In a message posted on his Twitter account, the Chilean president, Sebastián Piñera, pledged to “exhaust all means” to determine what had occurred. But he said he supported the right of police “to defend themselves when they are attacked.”
After investigators for the public prosecutor determined that police had destroyed the memory card, two high-ranking officers in Araucanía resigned and four officers directly involved in the killing were expelled from the police force.
Days later, the regional governor, Luis Mayol, also resigned.
In addition to the prosecutor’s investigation, the National Institute for Human Rights has filed a criminal lawsuit, seeking murder, attempted murder and obstruction of justice charges against the Carabineros, as the national police force is called. Over the past seven years, the institute has filed more than 30 complaints over abusive police actions against the Mapuche. In May, it filed a criminal complaint against the national police force after four boys in Ercilla were stripped and interrogated.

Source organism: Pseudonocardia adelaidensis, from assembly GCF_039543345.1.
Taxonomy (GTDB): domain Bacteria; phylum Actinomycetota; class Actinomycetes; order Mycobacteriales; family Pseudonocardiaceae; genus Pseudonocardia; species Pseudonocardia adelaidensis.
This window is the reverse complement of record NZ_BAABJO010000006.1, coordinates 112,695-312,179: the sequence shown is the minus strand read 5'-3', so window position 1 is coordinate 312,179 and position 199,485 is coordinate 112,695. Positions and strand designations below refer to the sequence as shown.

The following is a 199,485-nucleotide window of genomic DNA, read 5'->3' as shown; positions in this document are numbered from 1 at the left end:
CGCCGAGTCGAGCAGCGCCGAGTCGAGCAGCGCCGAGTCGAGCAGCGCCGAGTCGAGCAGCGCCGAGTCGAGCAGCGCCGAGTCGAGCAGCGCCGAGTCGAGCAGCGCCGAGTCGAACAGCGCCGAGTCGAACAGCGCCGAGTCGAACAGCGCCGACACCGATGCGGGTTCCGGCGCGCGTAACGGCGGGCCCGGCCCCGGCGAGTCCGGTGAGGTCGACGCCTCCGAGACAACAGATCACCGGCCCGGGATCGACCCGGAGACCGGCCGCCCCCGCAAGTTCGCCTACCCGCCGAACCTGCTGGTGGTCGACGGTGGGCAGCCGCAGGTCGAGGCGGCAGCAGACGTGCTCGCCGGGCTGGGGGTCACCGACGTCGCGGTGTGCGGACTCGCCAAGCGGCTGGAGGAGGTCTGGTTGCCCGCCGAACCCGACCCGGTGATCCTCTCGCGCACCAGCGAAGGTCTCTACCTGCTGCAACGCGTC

The death of Catrillanca spurred protests in several cities and rural areas, and on Nov. 18, hours after thousands of Mapuche attended his funeral, demonstrators banged pots and pans throughout Santiago and other cities, demanding the resignation of Interior Minister Andrés Chadwick and the dismantling of the Jungle Commando police unit.
Since then, at least 20 protests, roadblocks and arson attacks have taken place in the Araucanía and Bío Bío regions in southern Chile, where most Mapuche live. Protests have continued almost daily in several cities, including the capital.